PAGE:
New Orleans has produced some mighty fine music in all genres, so it should be no surprise that the elder statesmen of sludge metal hail from the big easy. After all, sludge and swampland go hand in hand. Maintaining an aggressive, ear assaulting repertoire for more than three decades (even after the death of founding member Joey LaCaze) is not only laudable, it is a service to metalheads of all ages. Who would bear the flag of all that is chaotic, loud, and dangerous in art if not Eyehategod
? This is bleak metal even for metal fans - and therein lies its charm. Singles with titles like "New Orleans Is The New Vietnam" and "I Am The Gestapo" display the band's misanthropic ethos, if you had any doubt. Never one to settle in, Eyehategod has been punk enough to keep ripping through the years with abandon, releasing their self-titled album in 2014 after a decade with no studio albums. The live set (which is abrasive to say the least) may feel oppressive to the uninitiated, but to metal fans it is pure joy.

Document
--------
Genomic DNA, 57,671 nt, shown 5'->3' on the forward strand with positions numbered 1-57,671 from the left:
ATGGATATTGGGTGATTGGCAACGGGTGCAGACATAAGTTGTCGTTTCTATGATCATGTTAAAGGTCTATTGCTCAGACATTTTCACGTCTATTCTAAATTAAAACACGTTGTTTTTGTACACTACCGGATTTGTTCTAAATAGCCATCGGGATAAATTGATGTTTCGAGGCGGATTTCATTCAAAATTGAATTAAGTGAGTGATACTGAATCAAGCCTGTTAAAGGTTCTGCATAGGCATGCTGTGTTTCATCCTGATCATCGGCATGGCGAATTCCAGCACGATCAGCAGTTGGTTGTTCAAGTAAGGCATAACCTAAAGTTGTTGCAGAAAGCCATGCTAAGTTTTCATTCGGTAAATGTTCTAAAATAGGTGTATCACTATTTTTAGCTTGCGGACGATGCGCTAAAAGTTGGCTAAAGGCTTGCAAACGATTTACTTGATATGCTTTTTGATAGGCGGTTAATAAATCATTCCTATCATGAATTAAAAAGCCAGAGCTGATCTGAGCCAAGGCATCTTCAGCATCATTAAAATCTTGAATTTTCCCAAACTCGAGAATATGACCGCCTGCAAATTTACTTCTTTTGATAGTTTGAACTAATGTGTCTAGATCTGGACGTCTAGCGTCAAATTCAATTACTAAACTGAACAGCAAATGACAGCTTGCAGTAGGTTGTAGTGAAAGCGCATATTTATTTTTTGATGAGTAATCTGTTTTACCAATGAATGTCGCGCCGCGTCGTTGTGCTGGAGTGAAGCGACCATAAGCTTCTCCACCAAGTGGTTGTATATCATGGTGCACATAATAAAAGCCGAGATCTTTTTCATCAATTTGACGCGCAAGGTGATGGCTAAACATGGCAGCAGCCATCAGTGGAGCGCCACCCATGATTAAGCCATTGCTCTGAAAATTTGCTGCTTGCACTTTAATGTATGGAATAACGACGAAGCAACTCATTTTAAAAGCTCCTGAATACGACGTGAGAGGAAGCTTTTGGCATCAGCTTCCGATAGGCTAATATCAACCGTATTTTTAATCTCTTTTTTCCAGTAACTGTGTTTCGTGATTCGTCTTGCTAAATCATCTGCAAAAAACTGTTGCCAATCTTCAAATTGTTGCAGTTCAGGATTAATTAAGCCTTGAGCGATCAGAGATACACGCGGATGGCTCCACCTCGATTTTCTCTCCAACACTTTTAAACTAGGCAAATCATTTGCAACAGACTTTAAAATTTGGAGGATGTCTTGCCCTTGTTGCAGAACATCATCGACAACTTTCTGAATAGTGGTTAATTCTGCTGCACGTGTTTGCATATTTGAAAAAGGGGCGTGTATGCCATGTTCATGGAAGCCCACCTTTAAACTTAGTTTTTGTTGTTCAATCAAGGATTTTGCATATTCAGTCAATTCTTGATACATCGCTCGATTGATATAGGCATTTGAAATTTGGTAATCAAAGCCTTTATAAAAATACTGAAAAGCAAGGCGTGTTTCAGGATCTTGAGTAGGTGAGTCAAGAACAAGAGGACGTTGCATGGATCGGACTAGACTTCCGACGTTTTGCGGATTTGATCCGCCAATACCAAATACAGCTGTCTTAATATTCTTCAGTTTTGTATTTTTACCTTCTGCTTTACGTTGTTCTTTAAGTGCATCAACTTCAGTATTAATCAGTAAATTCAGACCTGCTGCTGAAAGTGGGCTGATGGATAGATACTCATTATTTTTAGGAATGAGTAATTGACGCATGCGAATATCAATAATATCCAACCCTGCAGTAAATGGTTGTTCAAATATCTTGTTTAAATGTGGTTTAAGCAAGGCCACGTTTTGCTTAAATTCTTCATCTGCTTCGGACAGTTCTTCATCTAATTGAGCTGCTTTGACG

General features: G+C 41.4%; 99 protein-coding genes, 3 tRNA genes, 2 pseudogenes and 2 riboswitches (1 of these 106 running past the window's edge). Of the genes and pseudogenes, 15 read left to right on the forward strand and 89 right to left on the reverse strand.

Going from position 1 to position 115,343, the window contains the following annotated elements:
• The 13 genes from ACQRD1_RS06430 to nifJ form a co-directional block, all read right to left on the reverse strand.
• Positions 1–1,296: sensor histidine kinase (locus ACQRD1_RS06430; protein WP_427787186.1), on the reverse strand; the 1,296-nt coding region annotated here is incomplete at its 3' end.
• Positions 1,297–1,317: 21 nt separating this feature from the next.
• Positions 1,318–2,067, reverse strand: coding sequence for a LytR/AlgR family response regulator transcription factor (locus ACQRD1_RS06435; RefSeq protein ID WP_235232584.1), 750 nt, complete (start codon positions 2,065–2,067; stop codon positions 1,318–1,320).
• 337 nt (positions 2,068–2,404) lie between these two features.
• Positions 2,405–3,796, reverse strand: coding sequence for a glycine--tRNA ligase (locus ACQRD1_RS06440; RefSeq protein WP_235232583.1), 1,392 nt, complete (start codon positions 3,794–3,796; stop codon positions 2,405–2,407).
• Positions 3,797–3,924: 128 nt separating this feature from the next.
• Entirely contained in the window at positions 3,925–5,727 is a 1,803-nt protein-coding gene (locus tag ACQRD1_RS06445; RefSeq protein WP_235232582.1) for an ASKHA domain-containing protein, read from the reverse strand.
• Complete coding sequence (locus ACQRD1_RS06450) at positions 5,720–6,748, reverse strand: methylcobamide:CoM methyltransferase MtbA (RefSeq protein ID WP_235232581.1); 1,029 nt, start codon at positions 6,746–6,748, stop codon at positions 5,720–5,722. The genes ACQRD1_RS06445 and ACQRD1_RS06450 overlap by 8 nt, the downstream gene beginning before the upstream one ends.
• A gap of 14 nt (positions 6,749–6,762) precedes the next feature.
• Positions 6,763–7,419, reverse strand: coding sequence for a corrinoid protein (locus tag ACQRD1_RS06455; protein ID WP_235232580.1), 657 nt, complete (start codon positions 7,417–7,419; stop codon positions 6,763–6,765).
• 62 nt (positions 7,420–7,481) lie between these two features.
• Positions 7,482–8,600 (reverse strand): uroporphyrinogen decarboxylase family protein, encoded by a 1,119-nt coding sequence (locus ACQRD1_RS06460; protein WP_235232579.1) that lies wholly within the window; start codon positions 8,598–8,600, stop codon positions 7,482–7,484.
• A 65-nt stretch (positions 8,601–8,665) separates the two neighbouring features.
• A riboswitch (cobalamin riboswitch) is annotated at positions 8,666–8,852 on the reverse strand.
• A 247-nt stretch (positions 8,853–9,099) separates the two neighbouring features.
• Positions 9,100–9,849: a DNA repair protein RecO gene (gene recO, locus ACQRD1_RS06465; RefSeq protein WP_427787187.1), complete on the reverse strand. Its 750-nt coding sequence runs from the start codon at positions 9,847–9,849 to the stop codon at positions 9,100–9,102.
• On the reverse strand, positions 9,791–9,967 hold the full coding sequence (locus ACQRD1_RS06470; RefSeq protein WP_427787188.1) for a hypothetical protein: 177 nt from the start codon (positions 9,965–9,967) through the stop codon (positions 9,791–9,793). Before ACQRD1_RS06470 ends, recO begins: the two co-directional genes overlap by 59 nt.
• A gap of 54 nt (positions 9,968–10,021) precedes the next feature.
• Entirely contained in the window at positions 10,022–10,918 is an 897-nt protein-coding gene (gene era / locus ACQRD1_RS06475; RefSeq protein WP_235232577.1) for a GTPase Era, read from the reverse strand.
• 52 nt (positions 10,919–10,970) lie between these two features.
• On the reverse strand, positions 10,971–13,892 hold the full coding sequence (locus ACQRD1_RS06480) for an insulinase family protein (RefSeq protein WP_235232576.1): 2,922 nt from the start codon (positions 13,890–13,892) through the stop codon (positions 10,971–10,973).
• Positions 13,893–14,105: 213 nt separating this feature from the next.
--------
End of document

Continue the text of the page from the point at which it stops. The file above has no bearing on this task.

If any city can compete with New Orleans for both thrills and danger, it is Detroit. And Detroit's Negative Approach
has carved itself an appropriate legend in the punk world with short, aggressive songs that would influence all the bands that came after. Howling vocals lambasting just about everything, punchy drums, and rage (lots of rage) are the calling cards of Negative Approach. Negative Approach has a sound that is out to fuck people up, it's brutal and beautiful - and ready to fight. The band burned brightly for a few years, then shattered and scattered to the wind leaving anthems that both teenagers and the people who used to be teenagers can appreciate. Luckily, we live in the age of reunions and are able to see these punk icons in the flesh. When Touch and Go records came calling for their anniversary, Negative Approach answered. Singer John Brannon, arguably one of the biggest names in original hardcore, is no longer the bald, intense twenty-something, but is still the voice (and blood and guts) of punk.